Statement by Damian Ondo Mañe, Executive Director for the Democratic Republic of Congo February 19, 2003

This paper examines the Democratic Republic of the Congo’s 2003 Article IV Consultation, First Review Under the Poverty Reduction and Growth Facility (PRGF), and Request for Waiver of Performance Criteria. Through September 2002, overall performance under the PRGF-supported program was broadly satisfactory, with good progress in the structural area. The annualized rate of inflation for the first nine months of 2002 reached 11 percent, down from 135 percent in 2001. Economic growth is expected to be positive for the first time in 13 years.


This paper examines the Democratic Republic of the Congo’s 2003 Article IV Consultation, First Review Under the Poverty Reduction and Growth Facility (PRGF), and Request for Waiver of Performance Criteria. Through September 2002, overall performance under the PRGF-supported program was broadly satisfactory, with good progress in the structural area. The annualized rate of inflation for the first nine months of 2002 reached 11 percent, down from 135 percent in 2001. Economic growth is expected to be positive for the first time in 13 years.

I. Introduction

1. The Government that took office in the Democratic Republic of Congo in 2001, under the strong leadership of President Joseph Kabila, made remarkable progress, not only in the country’s quest for a peaceful solution to the war, but also in stabilizing the macroeconomic situation and initiating conditions for sustainable economic growth. The enhanced SMP has produced significant results, particularly by breaking hyperinflation, eliminating the multiple exchange rates, restoring the conditions for macroeconomic stability and progressively creating an environment conducive to growth resumption. The PRGF program amplified these efforts. Furthermore, my authorities have shown their determination to develop a culture of good governance, accountability, and respect for the rule of law. In fact, following the release of the UN report on the illegal exploitation of natural resources in the DRC, President Kabila reacted promptly by suspending the implicated individuals. He has made it clear that the investigation will be allowed to continue in an independent and transparent manner and wrong doings will be dealt with to the full extent of the law.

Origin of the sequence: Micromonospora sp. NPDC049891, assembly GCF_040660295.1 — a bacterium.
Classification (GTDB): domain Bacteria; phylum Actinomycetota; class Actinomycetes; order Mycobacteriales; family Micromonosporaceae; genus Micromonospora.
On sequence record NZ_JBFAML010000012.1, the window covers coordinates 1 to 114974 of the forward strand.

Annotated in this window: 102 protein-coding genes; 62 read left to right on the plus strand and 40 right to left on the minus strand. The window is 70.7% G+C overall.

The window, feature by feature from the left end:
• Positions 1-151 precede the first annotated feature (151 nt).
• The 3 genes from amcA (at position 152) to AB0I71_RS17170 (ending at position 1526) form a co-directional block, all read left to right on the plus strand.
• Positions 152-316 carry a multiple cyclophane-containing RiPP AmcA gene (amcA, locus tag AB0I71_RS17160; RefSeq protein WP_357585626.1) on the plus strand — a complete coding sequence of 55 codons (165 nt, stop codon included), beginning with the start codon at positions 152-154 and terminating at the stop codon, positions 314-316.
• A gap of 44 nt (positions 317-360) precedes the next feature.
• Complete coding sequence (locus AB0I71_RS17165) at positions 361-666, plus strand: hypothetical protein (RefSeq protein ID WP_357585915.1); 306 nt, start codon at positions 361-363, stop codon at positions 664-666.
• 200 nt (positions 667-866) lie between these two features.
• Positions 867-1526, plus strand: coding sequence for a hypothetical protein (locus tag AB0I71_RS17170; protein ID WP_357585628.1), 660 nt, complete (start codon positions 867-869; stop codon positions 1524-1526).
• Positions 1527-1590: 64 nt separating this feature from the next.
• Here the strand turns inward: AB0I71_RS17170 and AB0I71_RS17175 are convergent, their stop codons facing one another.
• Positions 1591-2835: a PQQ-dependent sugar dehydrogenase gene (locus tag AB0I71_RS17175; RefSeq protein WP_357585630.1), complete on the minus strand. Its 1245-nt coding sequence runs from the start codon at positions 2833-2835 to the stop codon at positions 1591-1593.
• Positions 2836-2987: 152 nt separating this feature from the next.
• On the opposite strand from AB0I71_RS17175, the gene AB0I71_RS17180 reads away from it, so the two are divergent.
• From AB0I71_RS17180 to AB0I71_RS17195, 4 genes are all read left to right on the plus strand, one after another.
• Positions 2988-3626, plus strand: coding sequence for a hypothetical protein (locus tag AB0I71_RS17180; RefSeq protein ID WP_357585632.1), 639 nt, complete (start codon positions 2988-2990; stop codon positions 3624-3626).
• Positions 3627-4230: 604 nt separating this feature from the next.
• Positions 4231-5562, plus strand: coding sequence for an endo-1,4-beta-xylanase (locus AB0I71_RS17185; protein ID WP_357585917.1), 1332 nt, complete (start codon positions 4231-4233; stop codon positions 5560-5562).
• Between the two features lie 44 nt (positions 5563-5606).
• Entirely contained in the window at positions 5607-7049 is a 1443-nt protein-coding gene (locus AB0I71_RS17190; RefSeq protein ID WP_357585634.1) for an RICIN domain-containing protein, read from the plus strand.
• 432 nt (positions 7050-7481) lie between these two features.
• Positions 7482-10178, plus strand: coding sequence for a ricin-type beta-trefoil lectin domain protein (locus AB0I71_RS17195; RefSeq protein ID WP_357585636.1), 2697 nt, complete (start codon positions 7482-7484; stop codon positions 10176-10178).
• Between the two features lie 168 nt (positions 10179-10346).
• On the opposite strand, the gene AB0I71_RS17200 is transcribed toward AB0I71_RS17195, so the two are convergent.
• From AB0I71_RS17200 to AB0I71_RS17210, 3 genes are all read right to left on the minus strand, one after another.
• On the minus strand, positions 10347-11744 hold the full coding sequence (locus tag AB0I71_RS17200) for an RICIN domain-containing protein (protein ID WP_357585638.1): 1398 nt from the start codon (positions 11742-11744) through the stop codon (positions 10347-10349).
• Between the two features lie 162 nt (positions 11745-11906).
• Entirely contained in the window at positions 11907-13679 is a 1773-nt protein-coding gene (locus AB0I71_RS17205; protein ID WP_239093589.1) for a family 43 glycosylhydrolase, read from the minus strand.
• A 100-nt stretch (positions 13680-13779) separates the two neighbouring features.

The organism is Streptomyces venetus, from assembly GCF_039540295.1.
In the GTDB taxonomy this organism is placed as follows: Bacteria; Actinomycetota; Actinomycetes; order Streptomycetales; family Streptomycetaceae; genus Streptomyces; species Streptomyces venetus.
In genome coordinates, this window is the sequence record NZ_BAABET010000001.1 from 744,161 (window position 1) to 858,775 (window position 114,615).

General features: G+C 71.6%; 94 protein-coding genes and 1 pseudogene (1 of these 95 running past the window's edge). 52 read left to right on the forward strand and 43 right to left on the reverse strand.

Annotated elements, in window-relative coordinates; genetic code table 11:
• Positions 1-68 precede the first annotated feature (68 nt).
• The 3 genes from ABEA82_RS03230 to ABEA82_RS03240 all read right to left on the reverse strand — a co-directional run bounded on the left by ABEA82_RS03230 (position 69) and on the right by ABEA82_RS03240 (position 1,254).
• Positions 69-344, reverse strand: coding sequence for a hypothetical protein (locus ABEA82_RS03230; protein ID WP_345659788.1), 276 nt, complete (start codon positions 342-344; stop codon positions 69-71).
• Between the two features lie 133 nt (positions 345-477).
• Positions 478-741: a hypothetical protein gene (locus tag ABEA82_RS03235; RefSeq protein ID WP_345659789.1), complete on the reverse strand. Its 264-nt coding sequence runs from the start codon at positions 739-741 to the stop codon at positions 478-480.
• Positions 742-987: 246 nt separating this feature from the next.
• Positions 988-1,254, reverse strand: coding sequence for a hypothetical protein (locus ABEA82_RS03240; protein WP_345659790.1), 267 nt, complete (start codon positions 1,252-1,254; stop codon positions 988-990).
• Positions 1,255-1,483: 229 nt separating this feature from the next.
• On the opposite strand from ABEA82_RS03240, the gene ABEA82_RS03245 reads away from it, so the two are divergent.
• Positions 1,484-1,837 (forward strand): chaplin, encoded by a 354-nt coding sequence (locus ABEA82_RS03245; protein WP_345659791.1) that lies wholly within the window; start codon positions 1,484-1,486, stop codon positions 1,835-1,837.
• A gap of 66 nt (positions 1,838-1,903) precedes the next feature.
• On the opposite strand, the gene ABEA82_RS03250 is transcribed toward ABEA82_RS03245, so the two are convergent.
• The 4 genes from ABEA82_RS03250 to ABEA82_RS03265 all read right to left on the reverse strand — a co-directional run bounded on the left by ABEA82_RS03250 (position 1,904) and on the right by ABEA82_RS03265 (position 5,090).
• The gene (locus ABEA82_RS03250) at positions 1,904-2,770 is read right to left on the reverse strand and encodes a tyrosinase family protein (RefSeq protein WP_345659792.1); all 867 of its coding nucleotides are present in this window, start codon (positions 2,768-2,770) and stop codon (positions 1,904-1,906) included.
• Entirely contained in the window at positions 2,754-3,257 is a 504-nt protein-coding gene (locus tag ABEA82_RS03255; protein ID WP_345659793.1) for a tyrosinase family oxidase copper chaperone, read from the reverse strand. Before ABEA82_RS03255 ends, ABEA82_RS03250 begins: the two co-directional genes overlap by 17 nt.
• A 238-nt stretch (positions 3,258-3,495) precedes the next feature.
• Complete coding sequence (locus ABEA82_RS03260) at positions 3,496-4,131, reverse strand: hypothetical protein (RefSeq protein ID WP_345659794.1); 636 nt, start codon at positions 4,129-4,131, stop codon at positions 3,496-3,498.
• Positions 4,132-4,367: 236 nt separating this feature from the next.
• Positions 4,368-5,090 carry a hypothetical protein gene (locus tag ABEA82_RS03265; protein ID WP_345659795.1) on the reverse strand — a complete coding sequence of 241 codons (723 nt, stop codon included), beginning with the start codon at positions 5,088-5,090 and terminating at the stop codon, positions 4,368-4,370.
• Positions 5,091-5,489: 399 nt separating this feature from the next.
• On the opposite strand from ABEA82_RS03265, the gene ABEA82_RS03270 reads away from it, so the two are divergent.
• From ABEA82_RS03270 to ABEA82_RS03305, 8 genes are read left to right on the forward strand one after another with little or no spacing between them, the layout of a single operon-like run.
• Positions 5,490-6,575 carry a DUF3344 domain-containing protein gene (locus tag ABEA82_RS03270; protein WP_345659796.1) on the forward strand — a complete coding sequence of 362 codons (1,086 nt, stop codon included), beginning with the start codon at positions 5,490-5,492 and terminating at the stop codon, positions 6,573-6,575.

2. On the political front, my authorities’ efforts to strengthen the peace process are leading to a lasting peace in the Democratic Republic of Congo. The inter-Congolese dialogue in Pretoria resulted in an agreement that was signed by all parties. This agreement foresees a power-sharing structure for an all-inclusive transition government. This transitional government is, according to the Special envoy of the United Nations Secretary-General, expected to assume office between end-March and early April 2003. Work is also near completion on a new constitution, and DRC is gearing itself for a two-year transition period, which should prepare the country for its first free and transparent elections in more than forty years. The United Nations Observation Mission (MONUC) to the DRC continues to play a role in securing peace and the regional demobilization and reintegration program is being implemented with the help of the United Nations (U.N.) and the World Bank. Following the withdrawal of foreign troops and in order to fill the security vacuum, the U.N. raised the number of authorized peacekeeping troops assigned to MONUC from 5,500 to 8,700.

3. I should add that these major achievements were made possible thanks to an early involvement of the Fund and the World Bank that helped catalyze the support of the international community. This timely involvement was preceded by a multi-topic and comprehensive diagnosis mission that permitted a well-designed and well-sequenced approach. Early and continuous technical assistance from the Bretton Woods institutions particularly, in the budgetary, monetary, exchange rate, and structural areas was critical in drawing up a clear map of actions that took into account the limited administrative capacities and specific circumstances of the country, while under foreign forces occupation.

4. Notwithstanding the above achievements, the review of the quantitative performance criteria at end-September 2002 shows that one out of nine performance criteria, namely the ceiling on net domestic assets of the central bank (BCC), was missed by a small margin. Two of the three structural performance criteria, namely, the preparation of a list of banks to be liquidated, privatized or restructured and placement into receivership of the Banque Congolaise du Commerce Exterieur (BCCE), and the publication of a Code of Ethics and Good Conduct for the public service, was observed with a delay because it was necessary to forge a wider consensus. Thus, my Congolese authorities are requesting waivers for the nonobservance of one quantitative and two structural performance criteria.